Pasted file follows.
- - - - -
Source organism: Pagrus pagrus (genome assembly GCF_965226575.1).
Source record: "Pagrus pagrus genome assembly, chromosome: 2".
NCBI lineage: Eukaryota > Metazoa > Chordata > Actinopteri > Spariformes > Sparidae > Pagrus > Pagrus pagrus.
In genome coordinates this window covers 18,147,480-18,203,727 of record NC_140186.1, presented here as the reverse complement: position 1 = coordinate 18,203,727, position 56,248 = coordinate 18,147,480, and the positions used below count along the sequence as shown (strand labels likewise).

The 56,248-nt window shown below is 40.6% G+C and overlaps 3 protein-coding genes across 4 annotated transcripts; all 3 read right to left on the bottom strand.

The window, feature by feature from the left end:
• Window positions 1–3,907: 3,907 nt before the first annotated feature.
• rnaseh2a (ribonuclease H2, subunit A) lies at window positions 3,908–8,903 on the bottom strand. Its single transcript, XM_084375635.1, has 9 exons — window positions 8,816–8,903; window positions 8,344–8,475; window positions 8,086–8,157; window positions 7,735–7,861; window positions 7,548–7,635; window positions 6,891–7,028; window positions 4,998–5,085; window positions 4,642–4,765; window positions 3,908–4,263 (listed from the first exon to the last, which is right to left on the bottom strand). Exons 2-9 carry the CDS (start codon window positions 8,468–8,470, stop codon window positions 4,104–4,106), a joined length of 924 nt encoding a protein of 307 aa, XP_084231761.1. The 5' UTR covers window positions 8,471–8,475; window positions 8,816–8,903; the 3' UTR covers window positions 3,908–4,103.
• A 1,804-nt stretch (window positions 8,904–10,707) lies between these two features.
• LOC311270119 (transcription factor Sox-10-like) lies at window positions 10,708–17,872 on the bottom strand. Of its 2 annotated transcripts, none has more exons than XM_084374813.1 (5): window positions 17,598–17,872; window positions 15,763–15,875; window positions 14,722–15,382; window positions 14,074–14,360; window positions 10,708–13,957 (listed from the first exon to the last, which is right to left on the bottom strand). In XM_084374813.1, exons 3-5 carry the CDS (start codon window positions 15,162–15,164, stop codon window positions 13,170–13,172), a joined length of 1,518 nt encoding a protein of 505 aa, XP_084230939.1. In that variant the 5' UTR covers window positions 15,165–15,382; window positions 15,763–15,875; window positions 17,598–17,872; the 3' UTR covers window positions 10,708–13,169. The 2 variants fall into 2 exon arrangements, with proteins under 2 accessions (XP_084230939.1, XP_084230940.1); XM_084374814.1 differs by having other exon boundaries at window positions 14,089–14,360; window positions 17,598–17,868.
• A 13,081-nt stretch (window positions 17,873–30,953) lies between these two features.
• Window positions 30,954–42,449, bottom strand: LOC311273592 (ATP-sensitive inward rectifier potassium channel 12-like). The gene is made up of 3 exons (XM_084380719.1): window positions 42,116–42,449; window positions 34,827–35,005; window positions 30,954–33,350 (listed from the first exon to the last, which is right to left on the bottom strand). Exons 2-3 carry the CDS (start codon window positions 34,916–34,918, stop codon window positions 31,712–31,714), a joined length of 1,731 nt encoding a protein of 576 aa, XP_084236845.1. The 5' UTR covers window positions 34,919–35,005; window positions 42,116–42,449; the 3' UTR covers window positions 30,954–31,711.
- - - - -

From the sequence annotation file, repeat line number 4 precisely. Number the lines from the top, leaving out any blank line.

In genome coordinates this window covers 18,147,480-18,203,727 of record NC_140186.1, presented here as the reverse complement: position 1 = coordinate 18,203,727, position 56,248 = coordinate 18,147,480, and the positions used below count along the sequence as shown (strand labels likewise).